In 1950, more than 80% of men were working, and just 33.9% of women. That steadily equalized until the end of the century. Since 2000, women’s participation in the workforce has started to decline along with men’s. The participation rate of women is projected to be 59.4% in 2020 and 55.1% in 2050. Meanwhile, the participation rate for men continues to drop.
Those who do work, work a heckuva lot. A Gallup report from 2014 estimated that the average full-time worker in the United States works 47 hours a week, one of the highest figures in the world. Salaried workers averaged 49 hours a week. Nearly four in 10 said they work at least 50 hours. And the highest numbers were recorded by the self-employed.
One question I wasn’t able to answer is, what are the nearly 40% of the population who aren’t working doing instead? I’d expected retirement numbers to be rising as Boomers age, but the percentage of older workers staying in the workforce is rising. They simply don’t have the money to retire.
One of the great jokes of modern times has been the statement that “a woman’s place is in the home.” Until the Industrial Revolution, that was the economic center of the family; both partners worked at what we now call home-based businesses.
I like telecommuting. It has returned the American worker to his or her home. But sometimes I think the lines are too blurred. For some of us, all there is, is work.
If you say grace tomorrow, you could do worse than thanking God for the four freedoms enumerated by Franklin D. Roosevelt.
Freedom from Want, 1943, Norman Rockwell
I had a painting teacher who hated Norman Rockwell. She was in agreement with the art establishment of her time, which derided him as ‘just an illustrator.’ They also rebelled against his view of America, but that wasn’t what she said. “He has no sense of perspective,” she told me. “He just layers objects to give the illusion of depth.”
For some of his cover art that was true. Consider The Runaway (below), painted for the September 20, 1958 cover of the Saturday Evening Post. It’s just three figures square to the picture plane, surrounded by the horizontal lines and miscellany of the soda shop counter. If that was the only Rockwell painting you ever saw, you could be forgiven for thinking as she did.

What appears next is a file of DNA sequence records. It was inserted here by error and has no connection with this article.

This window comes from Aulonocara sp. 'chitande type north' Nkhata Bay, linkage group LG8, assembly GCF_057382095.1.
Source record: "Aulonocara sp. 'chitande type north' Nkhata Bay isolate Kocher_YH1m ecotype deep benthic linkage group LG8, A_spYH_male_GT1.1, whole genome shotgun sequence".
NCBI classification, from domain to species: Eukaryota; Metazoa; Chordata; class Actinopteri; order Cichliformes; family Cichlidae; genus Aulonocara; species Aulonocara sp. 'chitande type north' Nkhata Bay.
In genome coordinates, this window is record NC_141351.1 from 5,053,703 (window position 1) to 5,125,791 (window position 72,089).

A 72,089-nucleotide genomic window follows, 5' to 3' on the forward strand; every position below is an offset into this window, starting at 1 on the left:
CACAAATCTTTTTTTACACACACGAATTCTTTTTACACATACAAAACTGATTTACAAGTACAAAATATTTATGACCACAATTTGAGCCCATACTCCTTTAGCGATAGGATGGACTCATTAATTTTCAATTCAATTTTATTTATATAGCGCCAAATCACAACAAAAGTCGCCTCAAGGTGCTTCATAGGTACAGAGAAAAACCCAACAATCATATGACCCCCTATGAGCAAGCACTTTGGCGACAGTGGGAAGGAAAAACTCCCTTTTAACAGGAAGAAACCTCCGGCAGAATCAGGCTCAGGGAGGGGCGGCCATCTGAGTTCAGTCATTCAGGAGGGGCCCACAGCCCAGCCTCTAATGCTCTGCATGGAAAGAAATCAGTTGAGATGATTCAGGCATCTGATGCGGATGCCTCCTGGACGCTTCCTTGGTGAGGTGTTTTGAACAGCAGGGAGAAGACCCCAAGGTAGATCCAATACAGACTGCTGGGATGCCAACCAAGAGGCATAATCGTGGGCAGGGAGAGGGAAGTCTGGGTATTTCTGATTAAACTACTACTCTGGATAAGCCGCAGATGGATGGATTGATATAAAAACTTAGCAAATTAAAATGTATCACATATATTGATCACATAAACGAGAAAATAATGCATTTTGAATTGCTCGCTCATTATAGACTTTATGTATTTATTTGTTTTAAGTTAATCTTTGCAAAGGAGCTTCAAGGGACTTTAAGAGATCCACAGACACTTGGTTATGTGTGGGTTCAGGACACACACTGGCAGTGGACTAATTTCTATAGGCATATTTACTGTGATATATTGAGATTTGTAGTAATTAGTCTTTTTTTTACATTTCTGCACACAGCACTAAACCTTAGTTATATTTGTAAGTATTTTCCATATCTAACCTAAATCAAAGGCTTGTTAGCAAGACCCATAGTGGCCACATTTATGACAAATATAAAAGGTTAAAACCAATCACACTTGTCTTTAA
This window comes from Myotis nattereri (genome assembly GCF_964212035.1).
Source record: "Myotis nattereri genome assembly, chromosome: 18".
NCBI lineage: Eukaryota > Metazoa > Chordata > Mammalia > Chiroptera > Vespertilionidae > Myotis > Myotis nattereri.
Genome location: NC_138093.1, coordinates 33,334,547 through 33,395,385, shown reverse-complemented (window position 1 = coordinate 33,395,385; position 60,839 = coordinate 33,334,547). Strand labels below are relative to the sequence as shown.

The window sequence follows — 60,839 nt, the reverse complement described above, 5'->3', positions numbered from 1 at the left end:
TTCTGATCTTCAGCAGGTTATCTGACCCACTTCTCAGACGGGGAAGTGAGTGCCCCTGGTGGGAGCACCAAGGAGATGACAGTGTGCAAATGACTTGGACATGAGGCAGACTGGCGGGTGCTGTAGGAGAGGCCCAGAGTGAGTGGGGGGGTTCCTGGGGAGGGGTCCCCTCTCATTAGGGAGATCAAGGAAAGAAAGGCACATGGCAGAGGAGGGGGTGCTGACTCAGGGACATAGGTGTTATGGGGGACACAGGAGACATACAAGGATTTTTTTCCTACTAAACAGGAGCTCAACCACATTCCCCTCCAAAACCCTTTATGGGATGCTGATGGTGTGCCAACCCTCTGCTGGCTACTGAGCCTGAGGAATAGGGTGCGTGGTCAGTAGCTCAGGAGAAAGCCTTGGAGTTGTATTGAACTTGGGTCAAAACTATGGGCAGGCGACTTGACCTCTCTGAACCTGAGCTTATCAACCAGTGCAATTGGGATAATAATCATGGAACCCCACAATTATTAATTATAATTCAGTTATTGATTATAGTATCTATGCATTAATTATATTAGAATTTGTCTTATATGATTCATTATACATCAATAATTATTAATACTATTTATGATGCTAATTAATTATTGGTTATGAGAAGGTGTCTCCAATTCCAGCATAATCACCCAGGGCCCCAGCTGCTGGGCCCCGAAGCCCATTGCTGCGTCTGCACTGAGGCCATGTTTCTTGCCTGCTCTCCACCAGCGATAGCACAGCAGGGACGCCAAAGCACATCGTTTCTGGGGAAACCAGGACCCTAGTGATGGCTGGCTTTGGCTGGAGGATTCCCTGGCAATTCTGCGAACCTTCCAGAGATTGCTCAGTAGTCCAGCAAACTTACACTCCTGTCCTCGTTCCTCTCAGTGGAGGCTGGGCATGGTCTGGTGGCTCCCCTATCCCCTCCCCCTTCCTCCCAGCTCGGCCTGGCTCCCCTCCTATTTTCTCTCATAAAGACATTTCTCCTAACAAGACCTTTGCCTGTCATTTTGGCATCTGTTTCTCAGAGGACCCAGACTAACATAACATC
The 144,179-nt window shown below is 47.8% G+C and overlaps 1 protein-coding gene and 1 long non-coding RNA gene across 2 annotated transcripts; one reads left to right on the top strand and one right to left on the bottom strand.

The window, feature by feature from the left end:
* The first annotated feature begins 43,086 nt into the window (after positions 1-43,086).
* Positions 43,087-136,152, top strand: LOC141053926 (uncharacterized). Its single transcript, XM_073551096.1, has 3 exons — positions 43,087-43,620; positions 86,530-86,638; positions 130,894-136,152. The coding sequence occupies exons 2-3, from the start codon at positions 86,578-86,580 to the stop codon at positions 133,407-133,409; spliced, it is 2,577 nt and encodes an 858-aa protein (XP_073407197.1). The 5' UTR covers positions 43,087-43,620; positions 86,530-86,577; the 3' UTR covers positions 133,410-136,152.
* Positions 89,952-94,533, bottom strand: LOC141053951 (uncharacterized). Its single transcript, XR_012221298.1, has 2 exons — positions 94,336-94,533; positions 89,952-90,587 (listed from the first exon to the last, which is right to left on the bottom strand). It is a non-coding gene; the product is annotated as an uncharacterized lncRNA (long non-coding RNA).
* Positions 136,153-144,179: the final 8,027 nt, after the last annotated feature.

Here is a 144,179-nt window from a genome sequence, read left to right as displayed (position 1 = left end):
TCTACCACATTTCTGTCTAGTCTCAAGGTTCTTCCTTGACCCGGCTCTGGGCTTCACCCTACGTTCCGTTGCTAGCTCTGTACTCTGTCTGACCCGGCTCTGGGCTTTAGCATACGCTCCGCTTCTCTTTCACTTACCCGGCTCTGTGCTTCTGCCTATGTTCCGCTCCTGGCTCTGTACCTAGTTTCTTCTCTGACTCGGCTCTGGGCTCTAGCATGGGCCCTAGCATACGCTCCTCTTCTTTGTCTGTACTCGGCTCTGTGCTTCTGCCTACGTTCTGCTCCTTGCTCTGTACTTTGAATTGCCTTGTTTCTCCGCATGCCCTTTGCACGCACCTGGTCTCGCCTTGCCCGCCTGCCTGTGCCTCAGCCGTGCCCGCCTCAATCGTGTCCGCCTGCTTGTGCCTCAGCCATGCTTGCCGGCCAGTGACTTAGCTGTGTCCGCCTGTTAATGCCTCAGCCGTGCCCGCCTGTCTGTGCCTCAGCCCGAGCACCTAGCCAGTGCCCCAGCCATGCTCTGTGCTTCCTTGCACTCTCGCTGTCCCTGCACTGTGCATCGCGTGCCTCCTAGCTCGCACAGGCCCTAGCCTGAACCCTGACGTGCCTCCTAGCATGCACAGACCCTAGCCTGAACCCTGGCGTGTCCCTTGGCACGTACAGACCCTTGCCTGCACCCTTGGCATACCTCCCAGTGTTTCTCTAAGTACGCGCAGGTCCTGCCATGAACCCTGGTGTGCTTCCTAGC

The Runaway, 1958, Norman Rockwell.
Compare that with Shiner (also below), from the May 23, 1953 cover of the same magazine. The little girl is again square to the picture plane, but there is a second focal point at the top right. They’re tied together by the linoleum. We’re seeing the subject from a kid-height viewpoint. Rockwell understood perspective quite well, thank you.
Freedom from Want was painted during World War II as part of Norman Rockwell’s Four Freedoms series. The series was meant to illustrate a passage from President Franklin Roosevelt’s State of the Union address of January 6, 1941, when Nazi Germany occupied most of Western Europe. The paintings were so idiosyncratically American, however, that they instead have come to represent American values. Freedom from Want is now irrevocably entwined with the American holiday season, which kicks off tomorrow.
Shiner, 1953, Norman Rockwell.
The foil for the whole painting is the white-on-white table, surrounded by a wreath of faces. If you’ve ever wondered about Rockwell as a painter, study that table. He’s as brilliant with the whites as Joaquín Sorolla, albeit in a much more American way.
The table is significantly foreshortened and the centerpiece—a fruit bowl—is at the very bottom of the picture. That and the truncated faces at the bottom make you wonder how much longer the table actually is.
This clever cropping make you think you’re looking at a snapshot of someone’s dinner. Of course, you’re not. He painted the figures from life, using his friends and neighbors as models. About the turkey, Rockwell said, “Our cook cooked it, I painted it and we ate it. That was one of the few times I’ve ever eaten the model.”